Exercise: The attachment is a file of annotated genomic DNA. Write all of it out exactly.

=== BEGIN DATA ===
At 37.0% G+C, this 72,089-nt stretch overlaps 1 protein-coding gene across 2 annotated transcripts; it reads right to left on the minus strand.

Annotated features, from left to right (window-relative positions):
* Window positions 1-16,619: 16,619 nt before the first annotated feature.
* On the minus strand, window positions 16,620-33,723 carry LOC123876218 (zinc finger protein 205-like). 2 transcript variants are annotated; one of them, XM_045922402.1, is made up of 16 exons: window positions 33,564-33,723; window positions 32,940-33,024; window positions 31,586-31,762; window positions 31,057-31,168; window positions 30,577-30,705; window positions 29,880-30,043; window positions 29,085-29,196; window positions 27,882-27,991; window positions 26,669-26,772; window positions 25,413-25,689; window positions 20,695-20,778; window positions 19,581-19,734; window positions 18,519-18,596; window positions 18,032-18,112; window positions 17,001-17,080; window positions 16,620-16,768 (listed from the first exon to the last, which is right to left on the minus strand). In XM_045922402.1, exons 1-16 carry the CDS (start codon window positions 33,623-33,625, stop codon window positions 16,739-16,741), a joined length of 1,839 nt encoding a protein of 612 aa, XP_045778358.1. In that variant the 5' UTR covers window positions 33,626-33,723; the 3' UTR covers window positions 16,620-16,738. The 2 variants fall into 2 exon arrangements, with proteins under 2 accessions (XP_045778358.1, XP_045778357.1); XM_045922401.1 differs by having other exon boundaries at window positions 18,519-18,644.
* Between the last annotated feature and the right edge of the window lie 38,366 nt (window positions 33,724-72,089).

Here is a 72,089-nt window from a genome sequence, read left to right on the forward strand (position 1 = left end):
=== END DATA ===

At 37.0% G+C, this 72,089-nt stretch overlaps 1 protein-coding gene across 2 annotated transcripts; it reads right to left on the minus strand.

Annotated features, from left to right (window-relative positions):
* Window positions 1-16,619: 16,619 nt before the first annotated feature.
* On the minus strand, window positions 16,620-33,723 carry LOC123876218 (zinc finger protein 205-like). 2 transcript variants are annotated; one of them, XM_045922402.1, is made up of 16 exons: window positions 33,564-33,723; window positions 32,940-33,024; window positions 31,586-31,762; window positions 31,057-31,168; window positions 30,577-30,705; window positions 29,880-30,043; window positions 29,085-29,196; window positions 27,882-27,991; window positions 26,669-26,772; window positions 25,413-25,689; window positions 20,695-20,778; window positions 19,581-19,734; window positions 18,519-18,596; window positions 18,032-18,112; window positions 17,001-17,080; window positions 16,620-16,768 (listed from the first exon to the last, which is right to left on the minus strand). In XM_045922402.1, exons 1-16 carry the CDS (start codon window positions 33,623-33,625, stop codon window positions 16,739-16,741), a joined length of 1,839 nt encoding a protein of 612 aa, XP_045778358.1. In that variant the 5' UTR covers window positions 33,626-33,723; the 3' UTR covers window positions 16,620-16,738. The 2 variants fall into 2 exon arrangements, with proteins under 2 accessions (XP_045778358.1, XP_045778357.1); XM_045922401.1 differs by having other exon boundaries at window positions 18,519-18,644.
* Between the last annotated feature and the right edge of the window lie 38,366 nt (window positions 33,724-72,089).

Here is a 72,089-nt window from a genome sequence, read left to right on the forward strand (position 1 = left end):